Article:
Drekmeier was a social theorist known for work with students

Drekmeier made an impact on students through his long-lasting Social Thought and Institutions seminar.

Charles Drekmeier, professor emeritus of political science in the School of Humanities and Sciences, died in his Palo Alto home on Aug. 25. He was 92.

Charles Drekmeier (Image credit: Courtesy of the family)

A social theorist, Drekmeier was known on campus for being an active voice during both the Civil Rights and anti-Vietnam War movements of the 1960s.

In 1965, Drekmeier co-founded the Stanford Committee on Peace in Vietnam, which sponsored a 24-hour campus teach-in, only the second teach-in in the nation. For 23 years, Drekmeier and his wife Margot, a professor in Stanford’s Department of History, taught an honors seminar titled Social Thought and Institutions.

For the interdisciplinary seminar, the Drekmeiers often hosted students in their home, all sitting together on their living room floor. The course syllabus included many great works of literature and focused on a single topic such as “community” or “myth and symbol” for an entire year. Other themes included violence, social change and the problem of individuality and its social basis.

“He was Socrates for a lot of people,” said Peter Sly, ’68, a retired natural resources lawyer, and former Social Thought and Institutions student. “A really good teacher will ask his students questions that don’t have an easy answer. He was really great at doing that. The other part of the Socrates image is that he would perfectly summarize a wandering discussion, which had lasted several hours, with a couple of sentences, so we were ready for the next discussion.”

For Sly, who was the same age as many of the young men being drafted to serve in Vietnam, the seminar was less about politics and more about shared values, rooted in works by authors like Max Weber and including professors from sociology, history and other departments.

“The students were fascinated by the experience of four or five faculty members concerned about such issues, coming from different perspectives and sometimes in disagreement,” Drekmeier said during an interview he did with the Stanford Historical Society.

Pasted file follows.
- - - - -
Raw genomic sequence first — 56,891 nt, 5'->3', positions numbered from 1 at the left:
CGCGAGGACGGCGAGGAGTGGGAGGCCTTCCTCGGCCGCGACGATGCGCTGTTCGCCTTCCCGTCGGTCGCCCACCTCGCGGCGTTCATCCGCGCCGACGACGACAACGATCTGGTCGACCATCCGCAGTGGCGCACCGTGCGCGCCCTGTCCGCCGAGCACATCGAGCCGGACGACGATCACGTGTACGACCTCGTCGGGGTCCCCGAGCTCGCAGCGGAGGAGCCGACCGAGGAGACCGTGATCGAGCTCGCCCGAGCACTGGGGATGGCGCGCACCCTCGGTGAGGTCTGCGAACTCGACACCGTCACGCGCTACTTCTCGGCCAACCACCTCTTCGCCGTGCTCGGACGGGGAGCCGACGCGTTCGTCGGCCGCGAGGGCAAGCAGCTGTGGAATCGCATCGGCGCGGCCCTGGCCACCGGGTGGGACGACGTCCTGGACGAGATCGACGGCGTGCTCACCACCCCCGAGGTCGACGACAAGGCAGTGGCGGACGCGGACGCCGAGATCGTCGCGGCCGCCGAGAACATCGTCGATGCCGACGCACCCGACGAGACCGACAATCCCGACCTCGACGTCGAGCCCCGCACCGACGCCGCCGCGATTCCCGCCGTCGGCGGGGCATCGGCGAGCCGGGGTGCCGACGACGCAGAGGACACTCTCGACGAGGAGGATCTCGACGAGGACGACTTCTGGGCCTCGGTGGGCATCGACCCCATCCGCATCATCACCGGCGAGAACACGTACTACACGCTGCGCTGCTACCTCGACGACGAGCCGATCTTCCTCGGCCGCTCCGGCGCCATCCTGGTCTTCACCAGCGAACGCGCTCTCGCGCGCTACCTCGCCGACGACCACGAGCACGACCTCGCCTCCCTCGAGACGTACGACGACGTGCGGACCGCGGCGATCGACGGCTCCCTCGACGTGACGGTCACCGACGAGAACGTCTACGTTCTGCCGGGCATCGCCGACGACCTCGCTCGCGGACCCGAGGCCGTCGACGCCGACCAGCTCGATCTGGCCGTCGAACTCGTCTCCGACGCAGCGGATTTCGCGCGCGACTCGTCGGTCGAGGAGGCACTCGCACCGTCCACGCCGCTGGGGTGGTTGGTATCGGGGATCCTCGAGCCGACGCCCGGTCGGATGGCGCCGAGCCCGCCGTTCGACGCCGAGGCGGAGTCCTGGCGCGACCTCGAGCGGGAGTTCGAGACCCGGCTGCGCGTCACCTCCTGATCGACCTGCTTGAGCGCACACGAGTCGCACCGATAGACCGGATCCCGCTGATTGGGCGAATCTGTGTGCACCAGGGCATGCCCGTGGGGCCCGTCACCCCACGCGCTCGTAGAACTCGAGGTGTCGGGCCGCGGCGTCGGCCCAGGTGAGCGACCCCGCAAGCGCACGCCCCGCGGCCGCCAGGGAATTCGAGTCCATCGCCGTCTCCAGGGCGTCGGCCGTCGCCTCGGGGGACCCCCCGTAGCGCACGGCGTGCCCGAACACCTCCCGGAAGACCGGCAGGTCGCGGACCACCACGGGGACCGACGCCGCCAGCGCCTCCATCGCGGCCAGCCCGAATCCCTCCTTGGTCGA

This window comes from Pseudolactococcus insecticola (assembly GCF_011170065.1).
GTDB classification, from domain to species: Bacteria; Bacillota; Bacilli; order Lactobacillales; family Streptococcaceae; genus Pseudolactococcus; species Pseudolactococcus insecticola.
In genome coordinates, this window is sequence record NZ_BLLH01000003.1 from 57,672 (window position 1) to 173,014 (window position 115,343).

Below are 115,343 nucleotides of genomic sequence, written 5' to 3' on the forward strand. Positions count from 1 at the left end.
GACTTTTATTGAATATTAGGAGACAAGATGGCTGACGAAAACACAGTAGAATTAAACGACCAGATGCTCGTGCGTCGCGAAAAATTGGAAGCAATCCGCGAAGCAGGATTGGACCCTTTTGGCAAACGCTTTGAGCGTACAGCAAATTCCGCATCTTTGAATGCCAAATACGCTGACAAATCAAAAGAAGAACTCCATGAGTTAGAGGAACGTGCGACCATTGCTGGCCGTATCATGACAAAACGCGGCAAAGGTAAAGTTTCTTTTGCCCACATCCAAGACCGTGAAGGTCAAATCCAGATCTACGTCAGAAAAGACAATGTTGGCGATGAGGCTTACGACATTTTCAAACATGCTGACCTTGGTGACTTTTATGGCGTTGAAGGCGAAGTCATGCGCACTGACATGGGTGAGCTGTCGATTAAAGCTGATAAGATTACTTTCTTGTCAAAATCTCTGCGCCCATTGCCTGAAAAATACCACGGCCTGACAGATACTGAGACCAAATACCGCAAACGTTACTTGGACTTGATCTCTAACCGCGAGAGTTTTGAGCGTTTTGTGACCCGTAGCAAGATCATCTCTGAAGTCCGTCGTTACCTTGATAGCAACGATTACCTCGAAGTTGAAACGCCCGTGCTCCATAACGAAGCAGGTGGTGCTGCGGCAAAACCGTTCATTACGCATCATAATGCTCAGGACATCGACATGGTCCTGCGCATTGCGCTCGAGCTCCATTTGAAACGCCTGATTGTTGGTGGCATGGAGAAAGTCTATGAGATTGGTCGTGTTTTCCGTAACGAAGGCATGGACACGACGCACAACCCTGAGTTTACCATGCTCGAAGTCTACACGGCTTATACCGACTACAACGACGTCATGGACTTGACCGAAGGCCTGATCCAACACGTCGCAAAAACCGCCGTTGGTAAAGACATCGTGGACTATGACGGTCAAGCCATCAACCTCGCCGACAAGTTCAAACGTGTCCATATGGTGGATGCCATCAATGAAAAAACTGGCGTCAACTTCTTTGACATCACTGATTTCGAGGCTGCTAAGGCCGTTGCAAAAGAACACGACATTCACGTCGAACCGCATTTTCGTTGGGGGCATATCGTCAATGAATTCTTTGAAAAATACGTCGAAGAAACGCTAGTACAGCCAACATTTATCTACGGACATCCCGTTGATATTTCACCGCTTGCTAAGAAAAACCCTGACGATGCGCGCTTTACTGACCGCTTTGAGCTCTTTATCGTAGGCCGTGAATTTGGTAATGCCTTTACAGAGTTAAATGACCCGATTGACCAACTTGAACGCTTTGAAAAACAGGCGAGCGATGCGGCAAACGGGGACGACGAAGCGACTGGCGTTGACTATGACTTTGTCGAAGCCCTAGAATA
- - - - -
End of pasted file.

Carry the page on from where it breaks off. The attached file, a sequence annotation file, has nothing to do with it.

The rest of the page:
Drekmeier, a native of Beloit, Wisconsin, joined Stanford’s sociology department in 1958. He moved to the political science department in 1964, after completing a Carnegie Fellowship at Harvard Law School.

“For many years he was a popular teacher of undergraduates and also had a substantial graduate student following,” said Robert Packenham, an emeritus colleague in the political science department.

Drekmeier’s book, Kingship and Community in Early India (Stanford University Press, 1962), was awarded the Watumull Prize by the American Historical Association, which recognized the best book on the history of India originally published in the U.S. Drekmeier had been a Fulbright Scholar in India from 1953 to 1954. He served on the executive committee of Stanford’s academic council from 1966 to 1968 and retired from Stanford in 1993.

“From freshman political science class to Social Thought and Institutions, Charlie was a seminal influence in my intellectual and political development,” said Marjorie Cohn ’70, a former student and professor emerita at Thomas Jefferson School of Law and former president of the National Lawyers Guild. “He was brilliant, compassionate, funny and had an uncommon facility to challenge students to think critically. Charlie made history and political theory come alive in the current context and frequently focused on the tension between law and morality.”

Charles Drekmeier and his wife Margot Drekmeier, a professor of history at Stanford. (Image credit: Courtesy of the family)

In May of this year, Drekmeier, his son Peter and eight former students began meeting in a modified, virtual version of his Social Thought and Institutions seminar – a testament to the scholar’s lasting influence.

“The discussions we’ve had since May touch on the pandemic and on politics but we would always go to the bigger picture questions like, ‘Are capitalism and democracy consistent with each other,’ ” Sly said. “Those questions are not easily answerable, but that’s what you want a teacher to do – raise hard problems.”

Drekmeier was preceded in death by his wife, Margot, and his daughter, Nadja May. He is survived by two sons, Peter and Kai, and three grandchildren. An online memorial service was held on Saturday, Sept. 19. Drekmeier’s memoir, oral history and other information can be found on a site created by his family: https://drekmeier.org.